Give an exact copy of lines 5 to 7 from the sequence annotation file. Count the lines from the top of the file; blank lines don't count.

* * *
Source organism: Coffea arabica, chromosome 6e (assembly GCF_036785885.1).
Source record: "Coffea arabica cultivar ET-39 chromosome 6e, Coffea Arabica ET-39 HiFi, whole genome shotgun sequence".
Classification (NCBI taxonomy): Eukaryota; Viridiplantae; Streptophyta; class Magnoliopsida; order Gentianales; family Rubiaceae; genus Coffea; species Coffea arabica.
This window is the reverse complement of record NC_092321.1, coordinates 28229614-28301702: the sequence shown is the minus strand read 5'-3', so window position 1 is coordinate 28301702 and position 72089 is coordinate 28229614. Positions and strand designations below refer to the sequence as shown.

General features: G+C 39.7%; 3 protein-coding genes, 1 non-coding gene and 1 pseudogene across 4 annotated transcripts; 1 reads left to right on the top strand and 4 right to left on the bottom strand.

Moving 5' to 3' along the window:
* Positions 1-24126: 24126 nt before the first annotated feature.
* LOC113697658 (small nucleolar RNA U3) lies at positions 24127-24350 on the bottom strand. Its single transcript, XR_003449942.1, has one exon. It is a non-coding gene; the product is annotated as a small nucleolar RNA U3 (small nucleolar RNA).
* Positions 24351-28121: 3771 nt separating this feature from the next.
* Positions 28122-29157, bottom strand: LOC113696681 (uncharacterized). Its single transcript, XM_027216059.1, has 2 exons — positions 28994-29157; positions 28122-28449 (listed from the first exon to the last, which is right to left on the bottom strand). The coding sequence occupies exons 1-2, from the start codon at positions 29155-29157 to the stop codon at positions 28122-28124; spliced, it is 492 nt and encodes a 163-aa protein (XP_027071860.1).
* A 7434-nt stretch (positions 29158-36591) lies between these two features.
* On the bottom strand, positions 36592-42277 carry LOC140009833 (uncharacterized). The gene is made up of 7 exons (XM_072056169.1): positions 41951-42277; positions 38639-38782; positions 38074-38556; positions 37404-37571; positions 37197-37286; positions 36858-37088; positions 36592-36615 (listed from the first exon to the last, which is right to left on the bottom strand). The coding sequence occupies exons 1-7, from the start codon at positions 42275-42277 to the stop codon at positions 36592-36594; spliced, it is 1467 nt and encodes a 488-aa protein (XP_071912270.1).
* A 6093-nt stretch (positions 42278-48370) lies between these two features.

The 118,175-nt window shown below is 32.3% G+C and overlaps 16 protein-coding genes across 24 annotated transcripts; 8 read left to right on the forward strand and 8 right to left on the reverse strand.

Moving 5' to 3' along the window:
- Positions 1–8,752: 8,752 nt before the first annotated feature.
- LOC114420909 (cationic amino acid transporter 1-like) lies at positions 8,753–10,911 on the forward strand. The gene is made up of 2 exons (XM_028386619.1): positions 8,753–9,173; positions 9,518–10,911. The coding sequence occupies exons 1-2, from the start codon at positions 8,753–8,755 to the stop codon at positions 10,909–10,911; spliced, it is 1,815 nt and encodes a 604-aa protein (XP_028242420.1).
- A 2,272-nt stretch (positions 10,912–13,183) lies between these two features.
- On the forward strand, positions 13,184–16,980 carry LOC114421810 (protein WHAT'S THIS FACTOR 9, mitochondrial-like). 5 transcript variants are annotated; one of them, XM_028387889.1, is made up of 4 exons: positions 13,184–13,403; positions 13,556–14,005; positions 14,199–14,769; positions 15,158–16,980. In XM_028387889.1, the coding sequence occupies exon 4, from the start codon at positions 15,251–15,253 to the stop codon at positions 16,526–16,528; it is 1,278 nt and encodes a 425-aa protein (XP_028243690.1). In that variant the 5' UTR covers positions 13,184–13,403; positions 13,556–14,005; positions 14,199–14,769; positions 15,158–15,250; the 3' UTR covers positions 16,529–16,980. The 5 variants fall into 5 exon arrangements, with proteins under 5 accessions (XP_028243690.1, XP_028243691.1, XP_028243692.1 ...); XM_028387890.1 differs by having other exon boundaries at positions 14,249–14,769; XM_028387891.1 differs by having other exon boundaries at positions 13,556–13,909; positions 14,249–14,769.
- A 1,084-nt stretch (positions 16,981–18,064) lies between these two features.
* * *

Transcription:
General features: G+C 39.7%; 3 protein-coding genes, 1 non-coding gene and 1 pseudogene across 4 annotated transcripts; 1 reads left to right on the top strand and 4 right to left on the bottom strand.

Moving 5' to 3' along the window:
* Positions 1-24126: 24126 nt before the first annotated feature.